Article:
Plant Growth Regulators - Cytokinins
Cytokinins are substances close to purine bases (substituted adenins). It is a family of phytohormones essential for the development of the plant as well as auxin, which acts as hormones in plants.
Manufactured at the level of the root apex, they induce bud differentiation, subject to the presence of low doses of auxin. For higher concentrations, auxin inhibits bud differentiation. In high doses, auxin also inhibits bud break.
They are grouped into the same family because of the similarity of their effects. They all consist of an adenine, the difference being made on the side chain (in position 6).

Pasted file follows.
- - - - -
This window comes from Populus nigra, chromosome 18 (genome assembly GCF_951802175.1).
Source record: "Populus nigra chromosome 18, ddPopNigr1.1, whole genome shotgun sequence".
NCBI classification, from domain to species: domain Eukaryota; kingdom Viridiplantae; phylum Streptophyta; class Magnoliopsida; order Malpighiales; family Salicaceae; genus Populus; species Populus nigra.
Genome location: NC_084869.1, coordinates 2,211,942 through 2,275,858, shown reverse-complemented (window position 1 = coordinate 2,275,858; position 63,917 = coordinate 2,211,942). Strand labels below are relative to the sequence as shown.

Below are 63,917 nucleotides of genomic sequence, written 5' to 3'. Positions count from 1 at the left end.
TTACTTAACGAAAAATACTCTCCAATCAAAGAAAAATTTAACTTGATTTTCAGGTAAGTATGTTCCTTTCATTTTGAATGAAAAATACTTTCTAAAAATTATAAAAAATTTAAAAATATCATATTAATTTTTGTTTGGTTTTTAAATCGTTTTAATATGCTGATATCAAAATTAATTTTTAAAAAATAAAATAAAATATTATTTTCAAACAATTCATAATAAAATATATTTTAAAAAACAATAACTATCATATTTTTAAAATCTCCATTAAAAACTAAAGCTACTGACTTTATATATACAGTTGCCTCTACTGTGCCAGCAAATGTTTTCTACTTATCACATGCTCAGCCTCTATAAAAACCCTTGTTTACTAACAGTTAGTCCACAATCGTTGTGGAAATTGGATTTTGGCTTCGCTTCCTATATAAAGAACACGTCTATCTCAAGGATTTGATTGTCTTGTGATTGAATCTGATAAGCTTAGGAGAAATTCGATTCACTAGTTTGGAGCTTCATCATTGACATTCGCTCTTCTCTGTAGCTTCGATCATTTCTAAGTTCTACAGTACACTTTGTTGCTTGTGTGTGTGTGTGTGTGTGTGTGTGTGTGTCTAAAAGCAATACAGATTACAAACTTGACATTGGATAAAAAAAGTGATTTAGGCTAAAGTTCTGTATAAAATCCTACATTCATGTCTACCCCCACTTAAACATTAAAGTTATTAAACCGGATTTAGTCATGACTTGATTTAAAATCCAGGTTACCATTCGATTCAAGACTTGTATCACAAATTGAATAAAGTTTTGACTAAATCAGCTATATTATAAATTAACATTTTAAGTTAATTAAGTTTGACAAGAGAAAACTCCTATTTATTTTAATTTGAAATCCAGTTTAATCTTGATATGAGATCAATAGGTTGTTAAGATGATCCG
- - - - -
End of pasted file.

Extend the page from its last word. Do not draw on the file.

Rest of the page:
They have activating properties of cell division, but they are also involved in cell growth and differentiation, among other things.
- Activation of chlorophyll production
- Enabling sheet opening
- Promote cell growth
- Promote the formation of young shoots
- Promote the unloading of sweet compounds by the phloem
- Delay foliar senescence
- Conjugated to auxin, they activate cell division (auxin promotes DNA duplication; cytokinins allow chromosome separation)
- Involved in morphogenesis
- Inhibit photosynthesis of C4 plants
- Stimulate the metabolism of young shoot cells (which are not at their maximum metabolism level) in response to an increase in water and available minerals.